FIG. 11 is a block diagram of machine, in the example form of a computer system 1100, within which instructions 1124 may be executed for causing the machine to perform any one or more of the methodologies discussed herein. In alternative embodiments, the machine operates as a standalone device or may be connected (e.g., networked) to other machines. In a networked deployment, the machine may operate in the capacity of a server or a client machine in server-client network environment, or as a peer machine in a peer-to-peer (or distributed) network environment. The machine may be a personal computer (PC), a tablet PC, a set-top box (STB), a personal digital assistant (PDA), a cellular telephone, a web appliance, a network router, switch or bridge, or any machine capable of executing instructions 1124 (sequential or otherwise) that specify actions to be taken by that machine. Further, while only a single machine is illustrated, the term “machine” shall also be taken to include any collection of machines that, individually or jointly, execute a set (or multiple sets) of instructions 1124 to perform any one or more of the methodologies discussed herein.
  • [0083]
    The example computer system 1100 includes a processor 1102 (e.g., a central processing unit (CPU), a graphics processing unit (GPU) or both), a main memory 1104 and a static memory 1106, which communicate with each other via a bus 1108. The computer system 1100 may further include a video display unit 1110 (e.g., a liquid crystal display (LCD) or a cathode ray tube (CRT)). The computer system 1100 also includes an alphanumeric input device 1112 (e.g., a keyboard or a touch-sensitive display screen), a user interface (UI) navigation (e.g., cursor control) device 1114 (e.g., a mouse), a disk drive unit 1116, a signal generation device 1118 (e.g., a speaker) and a network interface device 1120.
  • Machine-Readable Medium
  • [0084]
    The disk drive unit 1116 includes a computer-readable medium 1122 on which is stored one or more sets of data structures and instructions 1124 (e.g., software) embodying or utilized by any one or more of the methodologies or functions described herein. The instructions 1124 may also reside, completely or at least partially, within the main memory 1104 and/or within the processor 1102 during execution thereof by the computer system 1100, the main memory 1104 and the processor 1102 also constituting computer-readable media 1122.
  • [0085]
    While the computer-readable medium 1122 is shown in an example embodiment to be a single medium, the term “computer-readable medium” may include a single medium or multiple media (e.g., a centralized or distributed database, and/or associated caches and servers) that store the one or more instructions 1124 or data structures. The term “computer-readable medium” shall also be taken to include any tangible medium that is capable of storing, encoding or carrying instructions 1124 for execution by the machine, and that cause the machine to perform any one or more of the methodologies of the present disclosure or that is capable of storing, encoding or carrying data structures utilized by or associated with such instructions 1124. The term “computer-readable medium” shall accordingly be taken to include, but not be limited to, solid-state memories, and optical and magnetic media. Specific examples of computer-readable media 1122 include non-volatile memory, including by way of example, semiconductor memory devices (e.g., erasable programmable read-only memory (EPROM), electrically erasable programmable read-only memory (EEPROM), and flash memory devices; magnetic disks, such as internal hard disks and removable disks; magneto-optical disks; and CD-ROM and DVD-ROM disks.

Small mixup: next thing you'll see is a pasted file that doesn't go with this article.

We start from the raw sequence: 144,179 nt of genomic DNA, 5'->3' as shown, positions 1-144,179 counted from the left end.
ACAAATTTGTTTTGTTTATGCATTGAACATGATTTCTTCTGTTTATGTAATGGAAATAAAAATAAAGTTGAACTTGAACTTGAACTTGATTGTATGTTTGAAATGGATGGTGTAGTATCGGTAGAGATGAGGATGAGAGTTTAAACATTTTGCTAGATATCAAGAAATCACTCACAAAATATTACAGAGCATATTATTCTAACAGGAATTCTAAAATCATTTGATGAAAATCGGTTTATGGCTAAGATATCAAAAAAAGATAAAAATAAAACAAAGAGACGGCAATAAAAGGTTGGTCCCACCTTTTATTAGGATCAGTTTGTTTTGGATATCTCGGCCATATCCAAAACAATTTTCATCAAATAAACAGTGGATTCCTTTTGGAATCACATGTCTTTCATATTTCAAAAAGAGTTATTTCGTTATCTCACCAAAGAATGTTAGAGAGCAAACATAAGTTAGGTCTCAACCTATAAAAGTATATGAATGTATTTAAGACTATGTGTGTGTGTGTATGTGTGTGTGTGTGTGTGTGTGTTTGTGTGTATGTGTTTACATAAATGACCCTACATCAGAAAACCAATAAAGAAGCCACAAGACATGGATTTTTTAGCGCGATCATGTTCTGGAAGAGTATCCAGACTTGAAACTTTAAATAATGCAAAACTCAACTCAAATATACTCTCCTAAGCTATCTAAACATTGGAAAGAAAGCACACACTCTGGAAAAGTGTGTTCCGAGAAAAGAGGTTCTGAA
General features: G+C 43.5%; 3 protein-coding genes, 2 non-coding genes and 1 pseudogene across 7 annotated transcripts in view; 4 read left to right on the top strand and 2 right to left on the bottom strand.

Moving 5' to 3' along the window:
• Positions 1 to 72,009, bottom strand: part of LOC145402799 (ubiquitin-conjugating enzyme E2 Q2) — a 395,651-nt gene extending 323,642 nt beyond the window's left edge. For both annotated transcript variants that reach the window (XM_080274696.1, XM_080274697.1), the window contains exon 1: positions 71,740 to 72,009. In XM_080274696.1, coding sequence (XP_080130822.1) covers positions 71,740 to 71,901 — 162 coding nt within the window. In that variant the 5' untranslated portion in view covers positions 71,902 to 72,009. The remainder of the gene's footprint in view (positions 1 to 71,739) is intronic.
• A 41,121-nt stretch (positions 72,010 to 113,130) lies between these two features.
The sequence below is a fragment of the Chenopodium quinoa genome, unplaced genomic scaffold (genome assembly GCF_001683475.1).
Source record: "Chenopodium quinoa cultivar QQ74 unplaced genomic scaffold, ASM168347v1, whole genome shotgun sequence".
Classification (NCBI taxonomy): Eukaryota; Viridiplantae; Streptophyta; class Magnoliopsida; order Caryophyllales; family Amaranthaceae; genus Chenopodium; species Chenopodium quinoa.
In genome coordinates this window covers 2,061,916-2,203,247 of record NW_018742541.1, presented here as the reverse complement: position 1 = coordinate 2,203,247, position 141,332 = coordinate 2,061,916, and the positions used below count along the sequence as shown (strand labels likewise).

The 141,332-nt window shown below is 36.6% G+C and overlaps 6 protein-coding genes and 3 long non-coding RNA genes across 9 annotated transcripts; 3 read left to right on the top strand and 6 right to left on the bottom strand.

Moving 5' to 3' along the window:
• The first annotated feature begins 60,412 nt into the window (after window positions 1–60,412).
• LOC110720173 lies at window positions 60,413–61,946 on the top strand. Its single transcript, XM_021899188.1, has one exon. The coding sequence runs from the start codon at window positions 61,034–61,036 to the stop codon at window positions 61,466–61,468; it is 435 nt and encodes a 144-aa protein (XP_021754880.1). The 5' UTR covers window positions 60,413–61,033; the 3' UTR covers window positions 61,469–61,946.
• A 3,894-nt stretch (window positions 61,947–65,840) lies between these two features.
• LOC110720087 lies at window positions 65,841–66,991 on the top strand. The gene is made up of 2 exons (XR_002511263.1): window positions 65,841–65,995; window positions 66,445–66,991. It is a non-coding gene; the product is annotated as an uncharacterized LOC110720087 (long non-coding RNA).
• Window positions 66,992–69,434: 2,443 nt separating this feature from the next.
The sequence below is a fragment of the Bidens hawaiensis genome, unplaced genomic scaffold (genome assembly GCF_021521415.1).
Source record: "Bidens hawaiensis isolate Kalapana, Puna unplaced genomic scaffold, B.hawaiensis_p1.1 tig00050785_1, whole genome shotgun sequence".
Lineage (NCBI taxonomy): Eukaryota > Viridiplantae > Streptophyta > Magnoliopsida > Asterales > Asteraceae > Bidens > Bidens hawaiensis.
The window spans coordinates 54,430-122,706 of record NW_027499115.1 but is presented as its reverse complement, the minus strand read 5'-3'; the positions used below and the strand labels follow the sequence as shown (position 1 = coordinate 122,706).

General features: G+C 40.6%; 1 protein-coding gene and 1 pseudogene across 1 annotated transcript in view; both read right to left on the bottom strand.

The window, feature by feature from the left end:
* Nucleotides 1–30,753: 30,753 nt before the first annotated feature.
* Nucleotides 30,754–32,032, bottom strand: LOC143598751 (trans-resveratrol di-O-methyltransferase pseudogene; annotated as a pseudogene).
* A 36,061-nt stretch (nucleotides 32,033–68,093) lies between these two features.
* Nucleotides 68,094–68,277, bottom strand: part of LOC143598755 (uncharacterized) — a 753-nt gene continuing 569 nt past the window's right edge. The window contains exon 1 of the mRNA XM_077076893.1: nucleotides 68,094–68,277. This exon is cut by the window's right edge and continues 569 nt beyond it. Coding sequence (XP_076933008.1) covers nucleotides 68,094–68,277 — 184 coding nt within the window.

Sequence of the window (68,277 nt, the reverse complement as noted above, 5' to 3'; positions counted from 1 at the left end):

• Transmission Medium
  • [0086]
    The instructions 1124 may further be transmitted or received over a communications network 1126 using a transmission medium. The instructions 1124 may be transmitted using the network interface device 1120 and any one of a number of well-known transfer protocols (e.g., HTTP). Examples of communication networks 1126 include a local area network (“LAN”), a wide area network (“WAN”), the Internet, mobile telephone networks, plain old telephone (POTS) networks, and wireless data networks (e.g., Wi-Fi and Wi-Max networks). The term “transmission medium” shall be taken to include any intangible medium that is capable of storing, encoding or carrying instructions 1124 for execution by the machine, and includes digital or analog communications signals or other intangible media to facilitate communication of such software.
  • [0087]
    Although the inventive subject matter has been described with reference to specific example embodiments, it will be evident that various modifications and changes may be made to these embodiments without departing from the broader spirit and scope of the disclosure. Accordingly, the specification and drawings are to be regarded in an illustrative rather than a restrictive sense. The accompanying drawings that form a part hereof, show by way of illustration, and not of limitation, specific embodiments in which the subject matter may be practiced. The embodiments illustrated are described in sufficient detail to enable those skilled in the art to practice the teachings disclosed herein. Other embodiments may be utilized and derived therefrom, such that structural and logical substitutions and changes may be made without departing from the scope of this disclosure. This Detailed Description, therefore, is not to be taken in a limiting sense, and the scope of various embodiments is defined only by the appended claims, along with the full range of equivalents to which such claims are entitled.